This extends not to just the hardware and physical design, but the software. Mac and the mobile operating systems want you to only run software approved by a central marketplace. This has the advantage of making viruses much more rare, but also limits choice to a great degree. You have to be more pro-active about your security on a PC, but you also get a much greater range of software to choose from.
Tablets clearly win this war, but they do so by offering much less horsepower and flexibility in terms of software. PCs are typically less expensive than Macs, and can save you a lot of money when problems crop up or it is time to upgrade as it is easier to swap out parts rather than paying a high fixed fee at a “Genius Bar” or replacing the whole thing. Macs do generally deliver excellent build quality and a long life span for their price, however.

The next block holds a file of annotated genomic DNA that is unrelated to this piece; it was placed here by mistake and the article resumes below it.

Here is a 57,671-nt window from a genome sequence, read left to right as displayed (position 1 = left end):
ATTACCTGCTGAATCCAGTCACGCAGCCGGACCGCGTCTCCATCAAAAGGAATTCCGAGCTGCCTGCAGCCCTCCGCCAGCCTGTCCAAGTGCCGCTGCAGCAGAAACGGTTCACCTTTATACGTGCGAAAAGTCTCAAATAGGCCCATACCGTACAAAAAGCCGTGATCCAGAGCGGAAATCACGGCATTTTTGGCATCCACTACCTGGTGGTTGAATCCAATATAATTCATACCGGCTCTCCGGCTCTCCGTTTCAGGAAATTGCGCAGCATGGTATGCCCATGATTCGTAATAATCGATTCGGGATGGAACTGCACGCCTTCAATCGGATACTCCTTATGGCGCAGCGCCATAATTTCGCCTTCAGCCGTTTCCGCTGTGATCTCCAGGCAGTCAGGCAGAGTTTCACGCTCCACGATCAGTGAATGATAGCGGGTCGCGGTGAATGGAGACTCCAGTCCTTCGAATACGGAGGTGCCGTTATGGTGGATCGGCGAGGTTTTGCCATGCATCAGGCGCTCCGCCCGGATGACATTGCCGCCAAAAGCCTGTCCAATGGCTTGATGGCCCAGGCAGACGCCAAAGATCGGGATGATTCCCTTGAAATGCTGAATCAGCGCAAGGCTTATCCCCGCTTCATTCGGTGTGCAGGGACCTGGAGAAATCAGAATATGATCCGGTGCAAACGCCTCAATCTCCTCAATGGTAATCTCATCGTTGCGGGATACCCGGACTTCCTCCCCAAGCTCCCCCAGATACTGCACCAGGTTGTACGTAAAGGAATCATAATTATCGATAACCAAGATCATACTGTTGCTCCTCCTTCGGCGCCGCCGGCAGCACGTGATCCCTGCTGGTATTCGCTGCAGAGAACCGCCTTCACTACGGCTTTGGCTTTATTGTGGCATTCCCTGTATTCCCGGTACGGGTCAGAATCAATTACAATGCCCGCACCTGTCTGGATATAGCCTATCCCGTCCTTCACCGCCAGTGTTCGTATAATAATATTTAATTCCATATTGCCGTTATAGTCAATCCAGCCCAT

What Do The People Say?
According to the research firm Gartner, Android tablets are actually winning the popularity contest by far, with over a billion more units shipped in recent years than either Mac or Windows devices (though that number does include Android phones as well). Mac is slightly ahead of Windows in units shipped, at 297 million for 2015 versus 283 million for Windows. If you want to factor in Apple phones, however, then iOS and OS X are just behind Android at over a billion units worldwide.
Web browsing statistics do show that most internet users are still running Windows, however, indicating they are on a PC. And the Steam gaming service reports that about 95% of their users have been running Windows for the last few years.
As far as polls go, a 2012 survey by Business Insider found that older generations had a strong preference for tablets, but younger people opted for a computer over a tablet nine times out of ten. And a 2014 poll of office workers found that 41% preferred a laptop computer, 23% preferred a desktop, and 21% preferred a tablet.
Summing It Up
In summary, these are the relative pros and cons of each format: